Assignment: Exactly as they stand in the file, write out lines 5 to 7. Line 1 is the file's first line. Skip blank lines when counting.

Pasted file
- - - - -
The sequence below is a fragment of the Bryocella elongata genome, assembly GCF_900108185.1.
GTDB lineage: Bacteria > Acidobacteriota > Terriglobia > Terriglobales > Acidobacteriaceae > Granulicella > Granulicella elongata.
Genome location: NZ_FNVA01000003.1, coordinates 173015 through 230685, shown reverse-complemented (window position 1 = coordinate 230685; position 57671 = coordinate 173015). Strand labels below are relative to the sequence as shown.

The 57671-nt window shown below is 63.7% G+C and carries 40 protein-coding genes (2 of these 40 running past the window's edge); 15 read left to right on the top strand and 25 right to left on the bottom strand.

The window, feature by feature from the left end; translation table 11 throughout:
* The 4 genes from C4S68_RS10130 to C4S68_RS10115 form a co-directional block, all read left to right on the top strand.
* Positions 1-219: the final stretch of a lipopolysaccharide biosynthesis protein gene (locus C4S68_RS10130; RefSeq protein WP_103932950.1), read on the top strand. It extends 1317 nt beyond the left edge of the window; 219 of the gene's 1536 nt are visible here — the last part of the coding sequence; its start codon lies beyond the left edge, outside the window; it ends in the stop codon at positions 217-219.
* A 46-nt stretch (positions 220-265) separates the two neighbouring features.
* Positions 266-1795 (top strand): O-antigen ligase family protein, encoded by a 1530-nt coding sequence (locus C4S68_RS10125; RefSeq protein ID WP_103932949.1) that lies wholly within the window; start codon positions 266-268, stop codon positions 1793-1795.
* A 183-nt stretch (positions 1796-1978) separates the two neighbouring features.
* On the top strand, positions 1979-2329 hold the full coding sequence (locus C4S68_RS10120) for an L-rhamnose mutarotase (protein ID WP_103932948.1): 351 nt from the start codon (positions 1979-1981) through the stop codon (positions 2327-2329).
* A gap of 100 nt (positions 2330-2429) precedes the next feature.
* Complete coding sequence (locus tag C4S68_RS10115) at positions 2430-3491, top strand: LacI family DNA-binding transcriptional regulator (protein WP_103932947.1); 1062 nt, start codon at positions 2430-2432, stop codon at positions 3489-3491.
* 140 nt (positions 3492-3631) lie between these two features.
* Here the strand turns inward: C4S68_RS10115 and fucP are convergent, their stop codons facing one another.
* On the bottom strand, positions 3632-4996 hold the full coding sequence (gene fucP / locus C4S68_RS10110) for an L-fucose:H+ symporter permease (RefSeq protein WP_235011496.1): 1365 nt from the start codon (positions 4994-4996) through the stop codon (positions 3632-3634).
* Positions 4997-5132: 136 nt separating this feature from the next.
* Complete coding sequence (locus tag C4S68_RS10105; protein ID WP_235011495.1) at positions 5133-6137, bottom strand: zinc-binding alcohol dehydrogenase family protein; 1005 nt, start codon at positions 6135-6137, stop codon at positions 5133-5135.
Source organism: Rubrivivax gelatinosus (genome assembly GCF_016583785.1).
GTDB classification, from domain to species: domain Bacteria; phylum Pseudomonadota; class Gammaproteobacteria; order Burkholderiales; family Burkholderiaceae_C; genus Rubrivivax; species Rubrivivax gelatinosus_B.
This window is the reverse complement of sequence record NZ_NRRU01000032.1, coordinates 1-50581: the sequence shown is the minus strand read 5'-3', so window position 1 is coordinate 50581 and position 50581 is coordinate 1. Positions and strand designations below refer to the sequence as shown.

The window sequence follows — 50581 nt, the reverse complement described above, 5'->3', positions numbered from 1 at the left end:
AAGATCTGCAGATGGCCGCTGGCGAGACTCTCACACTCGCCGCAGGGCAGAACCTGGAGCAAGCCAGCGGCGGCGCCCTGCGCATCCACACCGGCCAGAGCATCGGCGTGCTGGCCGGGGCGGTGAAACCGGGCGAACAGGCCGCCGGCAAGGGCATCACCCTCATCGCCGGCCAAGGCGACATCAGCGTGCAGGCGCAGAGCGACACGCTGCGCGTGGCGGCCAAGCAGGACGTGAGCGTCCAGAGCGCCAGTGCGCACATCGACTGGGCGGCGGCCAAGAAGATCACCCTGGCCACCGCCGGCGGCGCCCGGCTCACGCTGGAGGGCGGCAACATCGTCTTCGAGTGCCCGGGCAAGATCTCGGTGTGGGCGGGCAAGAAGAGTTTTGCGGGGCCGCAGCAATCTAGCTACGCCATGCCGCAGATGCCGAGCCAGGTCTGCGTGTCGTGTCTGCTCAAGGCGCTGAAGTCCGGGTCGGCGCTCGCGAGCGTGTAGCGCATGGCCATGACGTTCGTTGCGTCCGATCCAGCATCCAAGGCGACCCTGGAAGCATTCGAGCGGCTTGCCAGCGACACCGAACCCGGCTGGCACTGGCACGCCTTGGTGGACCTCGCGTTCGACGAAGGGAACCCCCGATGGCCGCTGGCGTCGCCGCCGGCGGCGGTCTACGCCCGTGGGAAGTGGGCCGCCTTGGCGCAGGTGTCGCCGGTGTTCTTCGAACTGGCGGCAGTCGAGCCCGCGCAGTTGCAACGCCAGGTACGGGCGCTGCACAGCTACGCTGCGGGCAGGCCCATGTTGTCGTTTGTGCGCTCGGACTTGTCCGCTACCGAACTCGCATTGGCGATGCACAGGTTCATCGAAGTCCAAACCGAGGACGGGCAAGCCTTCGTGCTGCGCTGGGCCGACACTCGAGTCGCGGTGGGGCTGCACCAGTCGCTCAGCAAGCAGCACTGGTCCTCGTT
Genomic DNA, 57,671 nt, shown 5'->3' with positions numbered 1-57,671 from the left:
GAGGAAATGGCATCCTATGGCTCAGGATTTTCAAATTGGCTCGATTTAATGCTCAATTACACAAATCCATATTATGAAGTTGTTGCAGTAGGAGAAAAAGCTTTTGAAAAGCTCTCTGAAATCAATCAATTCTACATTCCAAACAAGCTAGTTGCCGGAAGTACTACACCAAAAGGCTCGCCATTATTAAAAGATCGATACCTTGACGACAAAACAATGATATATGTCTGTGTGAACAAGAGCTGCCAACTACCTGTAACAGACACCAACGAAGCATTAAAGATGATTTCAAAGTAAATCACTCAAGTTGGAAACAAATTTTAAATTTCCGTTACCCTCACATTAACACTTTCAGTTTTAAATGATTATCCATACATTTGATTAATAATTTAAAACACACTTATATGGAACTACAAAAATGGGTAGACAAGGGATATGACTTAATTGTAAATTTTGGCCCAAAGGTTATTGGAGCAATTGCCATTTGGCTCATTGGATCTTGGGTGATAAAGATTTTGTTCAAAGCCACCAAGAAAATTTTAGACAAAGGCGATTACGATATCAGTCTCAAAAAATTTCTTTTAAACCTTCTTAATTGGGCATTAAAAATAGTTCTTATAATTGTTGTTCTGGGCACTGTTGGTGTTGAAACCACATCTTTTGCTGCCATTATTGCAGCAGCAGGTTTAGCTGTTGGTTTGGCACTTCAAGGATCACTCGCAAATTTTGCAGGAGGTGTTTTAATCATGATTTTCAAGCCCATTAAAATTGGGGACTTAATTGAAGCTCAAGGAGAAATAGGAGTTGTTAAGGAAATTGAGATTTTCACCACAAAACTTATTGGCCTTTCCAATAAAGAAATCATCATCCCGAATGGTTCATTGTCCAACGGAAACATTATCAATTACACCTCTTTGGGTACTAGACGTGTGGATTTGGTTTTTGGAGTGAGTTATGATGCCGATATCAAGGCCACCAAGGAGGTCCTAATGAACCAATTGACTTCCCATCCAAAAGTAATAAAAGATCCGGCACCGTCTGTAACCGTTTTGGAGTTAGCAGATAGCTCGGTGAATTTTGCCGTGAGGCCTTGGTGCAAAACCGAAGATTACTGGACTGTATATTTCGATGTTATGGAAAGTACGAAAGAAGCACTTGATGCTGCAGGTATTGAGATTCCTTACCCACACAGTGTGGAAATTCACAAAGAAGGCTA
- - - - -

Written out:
The window, feature by feature from the left end; translation table 11 throughout:
* The 4 genes from C4S68_RS10130 to C4S68_RS10115 form a co-directional block, all read left to right on the top strand.
* Positions 1-219: the final stretch of a lipopolysaccharide biosynthesis protein gene (locus C4S68_RS10130; RefSeq protein WP_103932950.1), read on the top strand. It extends 1317 nt beyond the left edge of the window; 219 of the gene's 1536 nt are visible here — the last part of the coding sequence; its start codon lies beyond the left edge, outside the window; it ends in the stop codon at positions 217-219.